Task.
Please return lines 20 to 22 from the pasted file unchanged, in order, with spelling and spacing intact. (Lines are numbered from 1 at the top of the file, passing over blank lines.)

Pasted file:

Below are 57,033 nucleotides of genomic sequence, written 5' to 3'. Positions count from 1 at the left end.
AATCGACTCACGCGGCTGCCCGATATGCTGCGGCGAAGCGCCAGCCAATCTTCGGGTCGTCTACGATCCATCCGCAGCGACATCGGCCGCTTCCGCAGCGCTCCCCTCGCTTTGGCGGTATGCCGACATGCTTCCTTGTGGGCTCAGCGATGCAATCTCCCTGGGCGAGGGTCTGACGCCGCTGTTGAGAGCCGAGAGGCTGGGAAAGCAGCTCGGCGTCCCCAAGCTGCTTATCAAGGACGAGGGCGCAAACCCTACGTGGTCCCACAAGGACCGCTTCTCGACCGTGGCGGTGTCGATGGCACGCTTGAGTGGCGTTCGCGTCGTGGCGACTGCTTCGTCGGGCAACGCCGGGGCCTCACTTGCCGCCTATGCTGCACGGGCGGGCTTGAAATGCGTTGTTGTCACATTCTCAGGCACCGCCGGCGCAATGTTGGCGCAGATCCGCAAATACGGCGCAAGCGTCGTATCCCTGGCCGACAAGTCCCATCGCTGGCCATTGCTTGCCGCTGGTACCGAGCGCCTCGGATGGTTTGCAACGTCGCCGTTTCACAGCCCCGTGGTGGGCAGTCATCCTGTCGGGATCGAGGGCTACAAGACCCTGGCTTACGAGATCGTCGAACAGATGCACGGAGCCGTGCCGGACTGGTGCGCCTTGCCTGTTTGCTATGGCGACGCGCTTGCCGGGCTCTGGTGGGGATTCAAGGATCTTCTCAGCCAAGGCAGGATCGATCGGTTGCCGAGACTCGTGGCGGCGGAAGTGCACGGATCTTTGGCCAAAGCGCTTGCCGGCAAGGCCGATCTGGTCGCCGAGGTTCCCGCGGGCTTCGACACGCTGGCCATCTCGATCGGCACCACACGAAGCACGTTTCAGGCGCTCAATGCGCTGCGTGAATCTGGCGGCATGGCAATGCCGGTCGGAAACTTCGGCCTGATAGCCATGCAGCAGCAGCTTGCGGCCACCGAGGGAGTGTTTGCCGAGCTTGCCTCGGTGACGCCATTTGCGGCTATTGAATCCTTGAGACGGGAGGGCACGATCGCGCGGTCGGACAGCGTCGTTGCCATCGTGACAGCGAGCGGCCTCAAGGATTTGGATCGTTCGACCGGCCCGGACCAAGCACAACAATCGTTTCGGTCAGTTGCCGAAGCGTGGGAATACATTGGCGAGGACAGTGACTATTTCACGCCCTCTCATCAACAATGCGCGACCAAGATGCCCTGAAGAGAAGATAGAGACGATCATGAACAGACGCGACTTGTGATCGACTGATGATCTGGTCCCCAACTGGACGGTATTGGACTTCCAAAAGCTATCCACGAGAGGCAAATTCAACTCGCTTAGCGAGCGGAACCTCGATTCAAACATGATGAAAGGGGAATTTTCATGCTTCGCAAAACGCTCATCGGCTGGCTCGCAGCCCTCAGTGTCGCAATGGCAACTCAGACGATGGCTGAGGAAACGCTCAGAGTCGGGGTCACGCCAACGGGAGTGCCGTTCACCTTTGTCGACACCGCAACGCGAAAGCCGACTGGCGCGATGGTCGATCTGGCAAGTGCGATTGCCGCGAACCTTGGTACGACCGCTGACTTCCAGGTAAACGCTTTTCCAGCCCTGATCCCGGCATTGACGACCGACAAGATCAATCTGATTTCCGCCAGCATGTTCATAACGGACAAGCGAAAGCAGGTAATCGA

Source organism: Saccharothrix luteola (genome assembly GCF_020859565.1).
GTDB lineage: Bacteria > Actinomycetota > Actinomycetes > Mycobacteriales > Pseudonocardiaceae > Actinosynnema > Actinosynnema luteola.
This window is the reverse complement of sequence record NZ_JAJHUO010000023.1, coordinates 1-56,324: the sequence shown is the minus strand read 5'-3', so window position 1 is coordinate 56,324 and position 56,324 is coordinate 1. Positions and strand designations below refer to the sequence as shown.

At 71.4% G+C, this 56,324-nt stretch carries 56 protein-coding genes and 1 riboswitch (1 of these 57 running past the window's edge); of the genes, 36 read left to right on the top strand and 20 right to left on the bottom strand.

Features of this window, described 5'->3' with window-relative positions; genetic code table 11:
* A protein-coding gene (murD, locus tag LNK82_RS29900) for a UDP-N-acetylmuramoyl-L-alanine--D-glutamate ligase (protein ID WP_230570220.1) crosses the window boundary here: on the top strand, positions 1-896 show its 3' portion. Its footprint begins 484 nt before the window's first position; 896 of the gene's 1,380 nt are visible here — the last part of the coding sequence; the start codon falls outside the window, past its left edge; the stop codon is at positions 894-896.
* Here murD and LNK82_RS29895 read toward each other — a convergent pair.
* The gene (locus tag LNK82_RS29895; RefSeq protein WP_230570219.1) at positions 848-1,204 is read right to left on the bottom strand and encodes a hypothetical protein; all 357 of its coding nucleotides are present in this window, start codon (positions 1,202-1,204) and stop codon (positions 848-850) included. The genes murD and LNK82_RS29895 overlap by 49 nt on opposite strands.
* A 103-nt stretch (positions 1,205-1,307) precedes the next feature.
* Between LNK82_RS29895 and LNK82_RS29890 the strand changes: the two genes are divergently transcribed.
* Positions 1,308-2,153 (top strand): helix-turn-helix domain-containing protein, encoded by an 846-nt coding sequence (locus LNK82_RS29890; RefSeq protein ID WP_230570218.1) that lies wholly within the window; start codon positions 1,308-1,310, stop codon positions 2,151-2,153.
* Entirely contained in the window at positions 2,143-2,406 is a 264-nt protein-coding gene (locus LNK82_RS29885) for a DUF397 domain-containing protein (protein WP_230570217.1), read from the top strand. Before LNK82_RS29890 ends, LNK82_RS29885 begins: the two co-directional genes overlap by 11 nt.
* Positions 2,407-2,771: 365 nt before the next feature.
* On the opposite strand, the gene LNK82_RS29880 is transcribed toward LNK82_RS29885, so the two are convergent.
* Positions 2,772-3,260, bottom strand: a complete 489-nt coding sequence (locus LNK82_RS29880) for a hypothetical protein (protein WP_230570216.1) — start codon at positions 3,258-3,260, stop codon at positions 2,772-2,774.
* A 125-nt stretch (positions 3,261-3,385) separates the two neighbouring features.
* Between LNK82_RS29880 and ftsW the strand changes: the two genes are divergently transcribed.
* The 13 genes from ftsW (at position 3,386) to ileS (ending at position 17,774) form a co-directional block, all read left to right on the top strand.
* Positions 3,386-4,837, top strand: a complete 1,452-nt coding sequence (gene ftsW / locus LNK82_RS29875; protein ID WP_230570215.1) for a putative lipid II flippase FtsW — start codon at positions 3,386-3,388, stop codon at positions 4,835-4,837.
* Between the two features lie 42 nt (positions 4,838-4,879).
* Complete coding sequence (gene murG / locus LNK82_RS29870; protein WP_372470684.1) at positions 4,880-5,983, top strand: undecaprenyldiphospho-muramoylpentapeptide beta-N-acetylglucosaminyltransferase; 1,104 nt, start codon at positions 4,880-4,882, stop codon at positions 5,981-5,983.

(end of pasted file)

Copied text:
* The 13 genes from ftsW (at position 3,386) to ileS (ending at position 17,774) form a co-directional block, all read left to right on the top strand.
* Positions 3,386-4,837, top strand: a complete 1,452-nt coding sequence (gene ftsW / locus LNK82_RS29875; protein ID WP_230570215.1) for a putative lipid II flippase FtsW — start codon at positions 3,386-3,388, stop codon at positions 4,835-4,837.
* Between the two features lie 42 nt (positions 4,838-4,879).